From flight cancellations due to airport staff shortages, to airline strikes and Covid-19 outbreaks, there is a lot to consider when travelling abroad this summer.

While nobody is suggesting you ditch your foreign holiday plans altogether, it is important you make sure your holiday bookings and payments are protected – in case something does go wrong.

The European Consumer Centre Ireland and the Competition and Consumer Protection Commission Ireland have shared their top tips for summer 2022 bookings.

Who should I book with?

Choose wisely when it comes to selecting the airline, accommodation provider or travel agent you book with.

The ECC Ireland says it is a good idea to compile a shortlist of EU travel companies that offer holidays to the country you want to visit.

Then, it suggests you check their record for customer service and redress options during the previous year to get an idea of how they would deal with any issues that may arise on your trip.

It said to look out for how they deal with changes to bookings, refunds and general care of their customers.

What are my rights if my flight is cancelled?

Unfortunately, flight cancellations and delays are widespread this summer, so it is important to know what you're entitled to.

If you book a flight directly with an airline and it is subsequently cancelled, the Competition and Consumer Protection Commission says your airline must offer you the choice between:

  • Re-routing as close as possible to your original departure time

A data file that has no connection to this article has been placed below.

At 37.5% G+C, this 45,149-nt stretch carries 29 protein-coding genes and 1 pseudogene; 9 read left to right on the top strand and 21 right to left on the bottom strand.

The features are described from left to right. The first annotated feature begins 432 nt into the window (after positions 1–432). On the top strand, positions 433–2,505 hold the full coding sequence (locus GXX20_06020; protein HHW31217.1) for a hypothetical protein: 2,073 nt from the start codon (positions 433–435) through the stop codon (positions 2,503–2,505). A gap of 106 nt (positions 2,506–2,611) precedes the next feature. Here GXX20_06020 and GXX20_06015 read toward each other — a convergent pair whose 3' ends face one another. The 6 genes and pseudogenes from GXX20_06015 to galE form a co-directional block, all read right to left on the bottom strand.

• Re-routing at a later date
  • Or a refund of the cost of the unused flight ticket

If you opt to change your flight to a later date, it's important to bear in mind that the availability of flights could be limited and the price of your re-routed flight may be different to the cost of your original flight.

If you choose a refund option, you should contact your airline as soon as possible to notify them of your request for a refund.

Airlines are required to refund passengers within seven days of the flight cancellation.

But if you do not receive a refund within that timeframe, the CCPC says you should submit a complaint to the airline.

If you don't receive a satisfactory response to your complaint after six weeks, you can escalate it to the Commission for Aviation Regulation.

If the cancelled flight started in another EU country, you will need to contact the enforcement body for that country.

Do I have more rights if I book a package holiday?

Yes, you do have greater protection if you book a package holiday, and so the ECC Ireland says you should keep this in mind when booking.

Thanks to EU and national law, it says such bookings offer the "optimum" form of consumer protection against company insolvency, travel cancellations, exceptional circumstances and potential travel restrictions.

If you're not booking a package holiday, the ECC Ireland suggests you look for flexible terms on your reservations.

"We advise consumers to research travel companies and suppliers that offer flexibility if they need or are forced to change travel plans at a later stage, or at the very last minute, like at the airport, for instance," it said.

"The best ones will allow customers to cancel or change bookings right up to the date of departure or start date."

It said this level of flexibility is more common with luxury operators - but most tourism providers, like hotels, will offer flexible policies.

Many airlines are also offering free changes for extended periods.

However, it pointed out that the bookings with flexible policies are usually more expensive.

What happens if my luggage gets lost?

Lost luggage has been a big issue across a number of airports so far this summer, as staff struggle to deal with rising passenger volumes.